I’ve already discussed how Presidents now seem to get less deference from the Senate with their nominations. And that may be OK. But at least the opposition to a nominee has traditionally been about that nominee. Democrats (and some Republicans) thought Robert Bork’s judicial views were too extreme. John Tower was rejected as Secretary of Defense because of allegations of alcoholism and womanizing (do people still use that phrase?).

So let’s turn our attention to the nomination of Richard Cordray to head the Consumer Financial Protection Bureau. He was one of the people given a recess appointment by President Obama. Let me quote from my January 2012 post Republicans Claim President Obama Arrogantly Circumvents American People … After Republicans Refuse to Consider Any Action Unless They Get Their Way First in which I first touched on these issues (typos corrected):

The Senate didn’t reject Cordray because of his views. Republican Senators didn’t really object to Cordray. Instead, Republicans objected to the establishment of the Consumer Financial Protection Bureau. They objected to the fact that, like other federal agencies, it had a chair (instead of a board of directors). And they objected to it having an budget that did not require the Bureau to come back to Congress for new funding each year. You see, Republicans refused to allow Cordray’s nomination to come to a vote unless President Obama agreed to change the structure of the Consumer Financial Protection Bureau in ways that would weaken the nascent organization. As CNN noted:

[W]ithout a director, for example, the bureau can't regulate financial products from non-banks, including student loan providers, debt collectors, payday lenders and check cashers.

Without a chief, the bureau also can't regulate mortgage originators and servicers, which played a big role in the financial crisis by providing subprime mortgages to families who couldn't afford them.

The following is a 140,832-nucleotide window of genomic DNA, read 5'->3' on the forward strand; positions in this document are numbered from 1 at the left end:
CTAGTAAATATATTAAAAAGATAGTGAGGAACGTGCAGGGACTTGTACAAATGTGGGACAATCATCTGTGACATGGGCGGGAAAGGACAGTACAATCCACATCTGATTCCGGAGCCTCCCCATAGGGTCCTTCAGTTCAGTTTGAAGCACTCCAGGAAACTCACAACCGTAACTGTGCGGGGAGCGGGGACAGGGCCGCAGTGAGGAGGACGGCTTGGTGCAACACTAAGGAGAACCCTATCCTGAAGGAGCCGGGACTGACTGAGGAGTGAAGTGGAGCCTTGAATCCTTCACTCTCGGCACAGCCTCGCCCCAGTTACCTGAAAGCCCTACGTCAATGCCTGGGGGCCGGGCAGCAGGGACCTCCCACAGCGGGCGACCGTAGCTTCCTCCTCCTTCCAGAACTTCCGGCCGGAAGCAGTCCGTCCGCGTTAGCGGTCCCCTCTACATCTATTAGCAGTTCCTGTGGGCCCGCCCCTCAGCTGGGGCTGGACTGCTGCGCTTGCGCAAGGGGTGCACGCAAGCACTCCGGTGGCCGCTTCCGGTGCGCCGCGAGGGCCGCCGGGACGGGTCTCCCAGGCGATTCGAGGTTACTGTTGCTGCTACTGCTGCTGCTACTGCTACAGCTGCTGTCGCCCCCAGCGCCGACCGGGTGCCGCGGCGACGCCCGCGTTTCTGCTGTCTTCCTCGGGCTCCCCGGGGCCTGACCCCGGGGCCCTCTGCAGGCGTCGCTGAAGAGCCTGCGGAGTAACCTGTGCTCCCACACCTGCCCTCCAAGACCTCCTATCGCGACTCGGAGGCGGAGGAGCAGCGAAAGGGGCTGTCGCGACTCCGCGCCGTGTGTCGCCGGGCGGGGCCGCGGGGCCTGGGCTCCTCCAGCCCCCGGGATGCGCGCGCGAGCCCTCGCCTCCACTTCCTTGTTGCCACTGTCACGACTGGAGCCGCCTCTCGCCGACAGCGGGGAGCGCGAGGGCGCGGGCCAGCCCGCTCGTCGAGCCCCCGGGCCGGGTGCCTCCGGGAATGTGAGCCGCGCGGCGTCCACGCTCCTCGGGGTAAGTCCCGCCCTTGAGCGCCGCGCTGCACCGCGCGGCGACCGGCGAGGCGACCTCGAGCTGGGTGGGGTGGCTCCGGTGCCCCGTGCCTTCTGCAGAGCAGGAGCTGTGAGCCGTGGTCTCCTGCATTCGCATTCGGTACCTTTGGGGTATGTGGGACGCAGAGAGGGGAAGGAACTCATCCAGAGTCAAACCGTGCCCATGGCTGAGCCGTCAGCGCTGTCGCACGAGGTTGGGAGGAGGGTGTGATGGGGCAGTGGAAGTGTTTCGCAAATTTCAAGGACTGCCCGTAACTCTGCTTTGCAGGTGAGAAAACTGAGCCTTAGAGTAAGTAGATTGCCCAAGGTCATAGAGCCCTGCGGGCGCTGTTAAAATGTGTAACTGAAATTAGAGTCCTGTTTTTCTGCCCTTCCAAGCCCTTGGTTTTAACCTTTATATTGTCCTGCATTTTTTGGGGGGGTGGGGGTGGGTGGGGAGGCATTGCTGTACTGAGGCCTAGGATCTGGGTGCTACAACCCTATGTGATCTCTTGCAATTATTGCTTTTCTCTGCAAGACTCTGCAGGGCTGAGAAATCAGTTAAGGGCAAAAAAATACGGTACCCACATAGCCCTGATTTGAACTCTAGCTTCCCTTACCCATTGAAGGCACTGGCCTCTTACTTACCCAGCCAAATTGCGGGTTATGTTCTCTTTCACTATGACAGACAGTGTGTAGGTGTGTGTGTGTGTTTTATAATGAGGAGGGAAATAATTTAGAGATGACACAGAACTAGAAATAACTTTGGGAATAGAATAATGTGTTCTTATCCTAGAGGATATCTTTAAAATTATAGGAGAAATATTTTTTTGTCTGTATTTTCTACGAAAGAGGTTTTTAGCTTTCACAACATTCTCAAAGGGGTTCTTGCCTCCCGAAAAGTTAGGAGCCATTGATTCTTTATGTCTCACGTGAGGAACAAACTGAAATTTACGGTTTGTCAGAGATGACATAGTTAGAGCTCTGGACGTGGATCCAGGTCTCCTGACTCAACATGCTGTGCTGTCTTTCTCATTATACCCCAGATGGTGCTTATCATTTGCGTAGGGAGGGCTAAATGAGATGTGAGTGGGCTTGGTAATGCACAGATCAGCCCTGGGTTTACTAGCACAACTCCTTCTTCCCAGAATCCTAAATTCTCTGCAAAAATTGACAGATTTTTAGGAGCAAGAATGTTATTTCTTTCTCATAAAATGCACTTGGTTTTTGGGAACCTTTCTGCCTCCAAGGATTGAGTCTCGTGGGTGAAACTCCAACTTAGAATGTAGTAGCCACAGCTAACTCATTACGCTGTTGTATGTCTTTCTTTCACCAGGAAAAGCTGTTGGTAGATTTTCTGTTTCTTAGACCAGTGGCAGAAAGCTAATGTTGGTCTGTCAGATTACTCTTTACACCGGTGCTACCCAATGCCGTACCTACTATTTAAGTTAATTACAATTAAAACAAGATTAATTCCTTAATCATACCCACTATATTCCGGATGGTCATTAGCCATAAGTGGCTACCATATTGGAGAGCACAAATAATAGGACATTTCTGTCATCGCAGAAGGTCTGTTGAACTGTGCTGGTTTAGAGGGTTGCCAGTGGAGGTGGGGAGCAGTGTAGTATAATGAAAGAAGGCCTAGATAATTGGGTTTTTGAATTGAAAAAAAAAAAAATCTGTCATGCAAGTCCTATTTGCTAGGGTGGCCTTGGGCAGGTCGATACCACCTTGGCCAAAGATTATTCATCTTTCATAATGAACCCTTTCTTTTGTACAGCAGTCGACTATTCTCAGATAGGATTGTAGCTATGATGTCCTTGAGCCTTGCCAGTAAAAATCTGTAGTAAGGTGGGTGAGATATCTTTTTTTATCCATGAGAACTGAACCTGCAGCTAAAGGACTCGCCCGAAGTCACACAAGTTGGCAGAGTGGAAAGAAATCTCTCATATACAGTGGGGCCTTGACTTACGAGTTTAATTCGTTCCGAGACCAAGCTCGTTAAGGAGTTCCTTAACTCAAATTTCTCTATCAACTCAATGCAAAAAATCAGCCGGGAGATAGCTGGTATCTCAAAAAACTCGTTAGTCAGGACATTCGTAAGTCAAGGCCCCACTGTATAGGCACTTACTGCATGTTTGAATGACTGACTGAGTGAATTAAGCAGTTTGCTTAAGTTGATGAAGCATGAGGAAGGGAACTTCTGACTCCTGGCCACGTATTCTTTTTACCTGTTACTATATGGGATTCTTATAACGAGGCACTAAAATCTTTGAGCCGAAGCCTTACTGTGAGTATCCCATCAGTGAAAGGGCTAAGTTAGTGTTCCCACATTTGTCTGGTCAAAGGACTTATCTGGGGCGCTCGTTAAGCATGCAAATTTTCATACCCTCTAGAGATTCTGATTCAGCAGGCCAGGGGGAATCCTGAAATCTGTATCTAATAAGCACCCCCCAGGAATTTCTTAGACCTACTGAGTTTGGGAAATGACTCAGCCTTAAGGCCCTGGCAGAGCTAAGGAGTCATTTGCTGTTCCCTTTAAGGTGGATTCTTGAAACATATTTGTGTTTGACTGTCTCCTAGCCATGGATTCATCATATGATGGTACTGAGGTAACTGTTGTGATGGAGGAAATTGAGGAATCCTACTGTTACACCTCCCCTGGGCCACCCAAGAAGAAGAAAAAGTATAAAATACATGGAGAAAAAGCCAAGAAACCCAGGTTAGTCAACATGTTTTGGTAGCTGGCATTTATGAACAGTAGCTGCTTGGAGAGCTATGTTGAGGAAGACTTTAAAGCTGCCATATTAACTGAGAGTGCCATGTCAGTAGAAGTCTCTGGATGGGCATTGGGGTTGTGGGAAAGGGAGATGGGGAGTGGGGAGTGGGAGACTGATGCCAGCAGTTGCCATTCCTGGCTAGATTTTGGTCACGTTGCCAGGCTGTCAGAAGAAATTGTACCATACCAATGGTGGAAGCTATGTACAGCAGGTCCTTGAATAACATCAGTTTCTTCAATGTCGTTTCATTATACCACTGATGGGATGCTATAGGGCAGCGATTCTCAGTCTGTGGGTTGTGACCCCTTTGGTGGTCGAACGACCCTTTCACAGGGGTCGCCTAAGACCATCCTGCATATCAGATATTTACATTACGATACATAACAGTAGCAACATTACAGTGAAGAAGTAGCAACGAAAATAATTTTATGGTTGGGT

Just in case you think that I’m being a bit too hyperbolic in my explanation of Republican objections, here’s what Speaker Boehner had to say:

This position had not been filled for one reason: The agency it heads is bad for jobs and bad for the economy. It’s clear the president would rather trample our system of separation of powers than work with Republicans to move the country forward.

Or there is this statement from Sen. McConnell following the recess appointment (emphasis added):

Earlier this year, 44 of my Senate Republican colleagues and I served notice that we will not confirm any nominee as director, regardless of party, until structural changes are made to make the bureau accountable to the American people — and more transparent.

You see? Nothing about Cordray at all. The objection is to the Bureau that Congress created in 2010. Republicans lost that debate but now they’re trying to hold up the President’s right to appoint a nominee, not because they object to the nominee, but because they object to the structure and purpose of the Bureau. Go back to Sen. McConnell’s claim that the recess appointment has “arrogantly circumvented the American people”. I’d argue that refusing to allow a vote, not because of any issue with the nominee, but because Republicans don’t like the nature of the Consumer Financial Protection Bureau is the real case of “arrogantly circumvent[ing] the American people”.